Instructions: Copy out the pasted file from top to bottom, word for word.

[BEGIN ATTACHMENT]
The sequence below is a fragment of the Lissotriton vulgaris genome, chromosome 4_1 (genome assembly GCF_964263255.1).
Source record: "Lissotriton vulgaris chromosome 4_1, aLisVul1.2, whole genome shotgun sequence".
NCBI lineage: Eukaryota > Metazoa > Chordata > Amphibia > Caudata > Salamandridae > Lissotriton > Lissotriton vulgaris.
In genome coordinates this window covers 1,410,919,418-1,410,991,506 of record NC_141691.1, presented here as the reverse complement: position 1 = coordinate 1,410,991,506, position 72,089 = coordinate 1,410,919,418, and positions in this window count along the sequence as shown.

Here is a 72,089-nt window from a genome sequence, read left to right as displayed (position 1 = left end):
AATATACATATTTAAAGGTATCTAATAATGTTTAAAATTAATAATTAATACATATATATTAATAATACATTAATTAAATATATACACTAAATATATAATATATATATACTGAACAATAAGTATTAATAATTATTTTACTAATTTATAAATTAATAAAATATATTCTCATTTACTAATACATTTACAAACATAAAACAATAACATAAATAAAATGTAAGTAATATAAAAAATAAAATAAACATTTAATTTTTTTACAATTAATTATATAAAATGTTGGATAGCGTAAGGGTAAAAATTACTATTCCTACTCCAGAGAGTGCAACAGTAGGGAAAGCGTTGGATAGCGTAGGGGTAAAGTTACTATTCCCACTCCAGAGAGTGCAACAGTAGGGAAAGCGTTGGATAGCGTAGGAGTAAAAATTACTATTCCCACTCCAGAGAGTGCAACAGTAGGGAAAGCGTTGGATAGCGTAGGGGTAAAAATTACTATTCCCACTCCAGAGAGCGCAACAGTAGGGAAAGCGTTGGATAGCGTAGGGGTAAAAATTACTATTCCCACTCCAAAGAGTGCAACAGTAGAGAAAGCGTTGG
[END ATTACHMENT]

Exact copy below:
The sequence below is a fragment of the Lissotriton vulgaris genome, chromosome 4_1 (genome assembly GCF_964263255.1).
Source record: "Lissotriton vulgaris chromosome 4_1, aLisVul1.2, whole genome shotgun sequence".
NCBI lineage: Eukaryota > Metazoa > Chordata > Amphibia > Caudata > Salamandridae > Lissotriton > Lissotriton vulgaris.
In genome coordinates this window covers 1,410,919,418-1,410,991,506 of record NC_141691.1, presented here as the reverse complement: position 1 = coordinate 1,410,991,506, position 72,089 = coordinate 1,410,919,418, and positions in this window count along the sequence as shown.

Here is a 72,089-nt window from a genome sequence, read left to right as displayed (position 1 = left end):
AATATACATATTTAAAGGTATCTAATAATGTTTAAAATTAATAATTAATACATATATATTAATAATACATTAATTAAATATATACACTAAATATATAATATATATATACTGAACAATAAGTATTAATAATTATTTTACTAATTTATAAATTAATAAAATATATTCTCATTTACTAATACATTTACAAACATAAAACAATAACATAAATAAAATGTAAGTAATATAAAAAATAAAATAAACATTTAATTTTTTTACAATTAATTATATAAAATGTTGGATAGCGTAAGGGTAAAAATTACTATTCCTACTCCAGAGAGTGCAACAGTAGGGAAAGCGTTGGATAGCGTAGGGGTAAAGTTACTATTCCCACTCCAGAGAGTGCAACAGTAGGGAAAGCGTTGGATAGCGTAGGAGTAAAAATTACTATTCCCACTCCAGAGAGTGCAACAGTAGGGAAAGCGTTGGATAGCGTAGGGGTAAAAATTACTATTCCCACTCCAGAGAGCGCAACAGTAGGGAAAGCGTTGGATAGCGTAGGGGTAAAAATTACTATTCCCACTCCAAAGAGTGCAACAGTAGAGAAAGCGTTGG